New Discovery Neuroscience and Psychology Published: August 23, 2023

How Does the Brain Allow the Eyes to See?


Did you know that it is not only your eyes that allow you to see? Your brain functions with the eyes to process and make sense of all things that you see. A part of the brain called the visual cortex is responsible for vision. The brain contains over 100 billion brain cells called neurons, and they work in “levels” to help you see the world—from a basic level in which you perceive simple shapes up to higher levels where you understand complex patterns. When networks of brain neurons do not work properly, brain disorders can result. Doctors and scientists can use various techniques to measure the activity of neurons. For example, unusual patterns of brain waves can tell us about damaged neural networks and brain abnormalities. Computers can also be programmed to “see” visual information, and such computers can help us to learn about the vision process in humans.

How Do You See the World?

Do you like the world-famous Korean band BTS? In the case of the band, BTS stands Bang Tan Sonyeondan, but in neuroscience, it could also stand for brain transfer stimulus, which is a crucial brain function. The brain recognizes what your eyes see and can interpret those visual information or stimulus, so you can understand what you are reading or seeing. A stimulus is anything that captures your attention. When we are talking about vision, you detect visual stimuli, such as light. For instance, when you are at a BTS concert, you see powerful lights flashing with various colors, but this does not surprise you. The brain receives these visual stimuli and processes them with other visual information, so that you know the lights come from the stage. In other words, your brain helps you to recognize things, such as stage lights and a singer at a concert.

How Does Your Brain Help You See?

Have you ever wondered how your eyes allow you to see? For instance, when you are at a concert, how can you spot a friend in the huge crowd? Even though you see with your eyes, a part of the brain called the visual cortex is also responsible for vision, as it processes any visual information from the eyes. This brain region contains several levels for analyzing information [1]. Let us think of the visual cortex as a fabulous, multi-layered cake. On the bottom, you have the primary visual cortex (V1), which interprets dots or any forms without shapes. Surprisingly, it only takes 70 milliseconds (msec, 0.07 seconds) to move signals from the eyes to V1.

Next, the secondary visual cortex (V2) recognizes more detailed visual representation than V1, such as geometric shapes. You can think of it this way: as you move up in cake layers, the levels of the visual cortex interpret more complex visual information [2]. With higher levels of visual cortex, you can see different colors or movements. It takes longer to transmit signals from the eyes to “higher” levels of the visual cortex. It takes 100 msec (0.1 seconds) to move from the eyes to V2, about 120 msec (0.12 seconds) from the eyes to V3.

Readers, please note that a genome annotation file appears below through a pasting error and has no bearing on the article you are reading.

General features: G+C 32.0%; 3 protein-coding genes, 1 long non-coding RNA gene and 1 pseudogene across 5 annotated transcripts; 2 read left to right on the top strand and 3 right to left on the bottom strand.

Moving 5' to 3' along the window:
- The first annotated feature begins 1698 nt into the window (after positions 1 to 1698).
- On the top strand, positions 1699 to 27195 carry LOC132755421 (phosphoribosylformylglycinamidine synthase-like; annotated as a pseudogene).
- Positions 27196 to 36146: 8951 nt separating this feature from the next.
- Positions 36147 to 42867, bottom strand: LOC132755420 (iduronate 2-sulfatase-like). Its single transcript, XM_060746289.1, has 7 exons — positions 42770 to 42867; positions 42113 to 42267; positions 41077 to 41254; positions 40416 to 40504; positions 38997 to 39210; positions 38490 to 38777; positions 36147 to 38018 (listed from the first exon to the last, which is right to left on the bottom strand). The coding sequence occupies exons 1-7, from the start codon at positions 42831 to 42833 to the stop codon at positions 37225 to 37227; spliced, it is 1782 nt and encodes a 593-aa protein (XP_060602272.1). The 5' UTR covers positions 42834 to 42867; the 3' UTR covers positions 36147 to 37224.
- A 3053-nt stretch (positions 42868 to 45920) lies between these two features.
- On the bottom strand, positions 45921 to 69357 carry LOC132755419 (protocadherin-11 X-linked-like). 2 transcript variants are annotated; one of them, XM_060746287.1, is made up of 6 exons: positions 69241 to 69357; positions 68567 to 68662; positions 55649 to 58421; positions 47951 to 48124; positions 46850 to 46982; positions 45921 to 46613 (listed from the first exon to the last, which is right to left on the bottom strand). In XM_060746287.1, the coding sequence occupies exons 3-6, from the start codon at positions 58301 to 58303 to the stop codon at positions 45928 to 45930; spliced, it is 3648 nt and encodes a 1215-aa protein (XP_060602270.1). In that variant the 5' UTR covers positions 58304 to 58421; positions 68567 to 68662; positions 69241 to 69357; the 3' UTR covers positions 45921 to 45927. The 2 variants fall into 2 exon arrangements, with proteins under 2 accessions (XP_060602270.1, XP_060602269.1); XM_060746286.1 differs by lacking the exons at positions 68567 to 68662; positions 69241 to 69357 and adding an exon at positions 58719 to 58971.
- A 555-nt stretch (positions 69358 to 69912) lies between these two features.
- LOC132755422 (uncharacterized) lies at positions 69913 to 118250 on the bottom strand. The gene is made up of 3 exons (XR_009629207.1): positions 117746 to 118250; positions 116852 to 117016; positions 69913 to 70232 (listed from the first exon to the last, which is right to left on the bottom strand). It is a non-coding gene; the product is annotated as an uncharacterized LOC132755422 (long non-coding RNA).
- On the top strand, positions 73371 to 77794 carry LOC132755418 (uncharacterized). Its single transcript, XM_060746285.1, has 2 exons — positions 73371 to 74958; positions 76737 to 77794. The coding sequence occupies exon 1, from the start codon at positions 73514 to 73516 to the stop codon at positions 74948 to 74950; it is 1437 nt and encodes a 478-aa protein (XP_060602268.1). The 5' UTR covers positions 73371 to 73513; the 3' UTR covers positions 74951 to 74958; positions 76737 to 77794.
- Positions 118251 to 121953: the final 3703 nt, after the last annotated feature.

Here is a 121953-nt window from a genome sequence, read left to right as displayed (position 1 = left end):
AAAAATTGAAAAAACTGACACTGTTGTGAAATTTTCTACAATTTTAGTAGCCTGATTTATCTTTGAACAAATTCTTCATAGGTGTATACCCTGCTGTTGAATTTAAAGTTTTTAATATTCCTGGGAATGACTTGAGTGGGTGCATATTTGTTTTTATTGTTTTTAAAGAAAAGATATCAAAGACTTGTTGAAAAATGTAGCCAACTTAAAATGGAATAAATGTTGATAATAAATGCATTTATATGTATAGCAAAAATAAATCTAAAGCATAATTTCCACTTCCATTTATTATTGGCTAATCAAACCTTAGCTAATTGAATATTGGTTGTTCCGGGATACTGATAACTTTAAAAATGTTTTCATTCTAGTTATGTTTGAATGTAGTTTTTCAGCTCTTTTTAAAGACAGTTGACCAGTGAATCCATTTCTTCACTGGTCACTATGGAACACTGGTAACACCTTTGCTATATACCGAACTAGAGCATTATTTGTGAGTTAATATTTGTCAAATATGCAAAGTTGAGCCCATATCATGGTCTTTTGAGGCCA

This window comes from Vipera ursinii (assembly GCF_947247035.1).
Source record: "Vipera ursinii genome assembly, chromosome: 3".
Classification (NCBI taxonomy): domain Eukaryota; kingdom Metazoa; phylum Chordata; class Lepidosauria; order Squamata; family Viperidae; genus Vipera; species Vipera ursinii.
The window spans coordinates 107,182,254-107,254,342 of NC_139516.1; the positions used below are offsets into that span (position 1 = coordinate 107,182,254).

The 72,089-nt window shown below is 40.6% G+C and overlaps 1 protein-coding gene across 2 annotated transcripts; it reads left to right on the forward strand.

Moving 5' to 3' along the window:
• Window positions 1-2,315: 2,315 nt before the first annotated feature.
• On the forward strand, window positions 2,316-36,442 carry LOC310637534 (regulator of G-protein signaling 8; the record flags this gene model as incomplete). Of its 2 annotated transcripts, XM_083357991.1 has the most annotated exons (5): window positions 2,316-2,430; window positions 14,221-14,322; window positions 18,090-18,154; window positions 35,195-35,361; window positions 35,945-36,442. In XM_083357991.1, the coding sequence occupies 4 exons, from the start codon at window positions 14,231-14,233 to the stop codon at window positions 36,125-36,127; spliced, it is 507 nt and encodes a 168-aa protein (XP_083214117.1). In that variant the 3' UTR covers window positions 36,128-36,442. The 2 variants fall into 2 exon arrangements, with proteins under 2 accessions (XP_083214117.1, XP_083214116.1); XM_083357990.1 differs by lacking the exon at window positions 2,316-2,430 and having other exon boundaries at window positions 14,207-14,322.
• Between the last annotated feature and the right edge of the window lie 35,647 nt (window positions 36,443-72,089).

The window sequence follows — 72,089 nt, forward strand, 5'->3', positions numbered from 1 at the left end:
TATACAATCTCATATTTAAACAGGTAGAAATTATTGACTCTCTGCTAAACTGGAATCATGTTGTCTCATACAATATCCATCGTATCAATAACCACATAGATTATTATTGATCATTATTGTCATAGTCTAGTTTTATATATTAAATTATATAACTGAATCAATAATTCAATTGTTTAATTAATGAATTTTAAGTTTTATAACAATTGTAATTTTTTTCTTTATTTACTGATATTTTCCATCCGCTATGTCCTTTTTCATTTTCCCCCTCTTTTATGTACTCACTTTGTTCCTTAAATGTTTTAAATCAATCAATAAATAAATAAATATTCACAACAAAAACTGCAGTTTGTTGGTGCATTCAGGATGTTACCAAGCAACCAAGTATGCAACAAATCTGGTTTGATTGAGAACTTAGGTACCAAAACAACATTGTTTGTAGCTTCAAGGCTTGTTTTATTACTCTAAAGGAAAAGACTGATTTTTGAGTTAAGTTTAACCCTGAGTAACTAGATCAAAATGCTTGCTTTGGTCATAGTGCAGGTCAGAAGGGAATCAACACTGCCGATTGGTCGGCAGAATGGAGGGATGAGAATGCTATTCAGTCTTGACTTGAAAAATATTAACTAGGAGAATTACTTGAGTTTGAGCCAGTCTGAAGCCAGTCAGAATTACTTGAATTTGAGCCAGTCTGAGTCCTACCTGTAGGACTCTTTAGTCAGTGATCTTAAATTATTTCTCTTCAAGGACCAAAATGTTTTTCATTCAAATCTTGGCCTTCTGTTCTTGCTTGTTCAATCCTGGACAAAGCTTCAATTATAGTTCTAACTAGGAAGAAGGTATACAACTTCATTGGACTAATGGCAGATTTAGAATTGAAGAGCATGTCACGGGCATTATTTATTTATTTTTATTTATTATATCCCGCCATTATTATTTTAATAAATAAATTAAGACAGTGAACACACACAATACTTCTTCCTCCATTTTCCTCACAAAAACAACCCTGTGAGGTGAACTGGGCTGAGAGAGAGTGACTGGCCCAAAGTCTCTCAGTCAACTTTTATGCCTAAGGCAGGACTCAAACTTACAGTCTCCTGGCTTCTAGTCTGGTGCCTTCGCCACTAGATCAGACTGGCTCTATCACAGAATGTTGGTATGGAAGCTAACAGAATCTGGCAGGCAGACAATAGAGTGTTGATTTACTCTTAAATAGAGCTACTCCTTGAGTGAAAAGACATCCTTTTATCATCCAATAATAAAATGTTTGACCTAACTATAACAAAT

In other words, visual information moves from the eyes through the levels of the visual cortex in a very short amount of time (Figure 1). This explains how you can quickly recognize a friend at a concert. Also, as you are reading this article, you can understand the meaning of each word in a sentence, instead of seeing just a jumble of words. Your brain and eyes work as a team to process visual information.

Figure 1 - Levels of the visual system and the amount of time it takes them to process visual information.
  • Figure 1 - Levels of the visual system and the amount of time it takes them to process visual information.
  • (A) The visual cortex, the part of the brain that deals with processing the things we see, is shown in red. It is located at the back of the brain. (B) The primary visual cortex, which analyzes very basic visual information like shapes, works the most quickly. The higher levels of visual processing, which recognize more detailed visual information like patterns in V2 and colors and movements in V3/V3+, each take a little longer. Together, visual cortex of the brain receives visual signals from the eyes and tries to make sense of what you are seeing. This is how you can understand a book you are reading or recognize a friend’s face.

How Do We Know How the Human Brain Works?

The human brain has billions of cells called neurons [3]. Neurons connect with each other to form networks, and they communicate using tiny electrical signals. If the networks of neurons in the brain are damaged, neurons cannot receive electrical signals from each other. This can negatively affect brain functions, leading to disorders like memory impairment and dementia.

Since we cannot see the inside of the brain, how do we know if there is an issue with brain networks? Scientists and doctors have several ways to analyze the brain! Since neurons communicate using electrical signals, we can measure the brain’s electrical activity using small, non-metallic devices called electrodes (Figure 2A).

Figure 2 - (A) To detect electrical signals in the brain, electrodes can either be placed on the scalp or implanted into the brain during surgery.
  • Figure 2 - (A) To detect electrical signals in the brain, electrodes can either be placed on the scalp or implanted into the brain during surgery.
  • Electrodes allow us to measure the brain waves. (B) The brain response to things we see happens in “levels”, with the first level, V1 (blue dots) performs simple visual tasks like recognizing shapes. In an intermediate level, V2 (green triangles) recognizes patterns and colors, and for higher levels, V3/V3+ (red stars) give us complex visual information like colors and movements.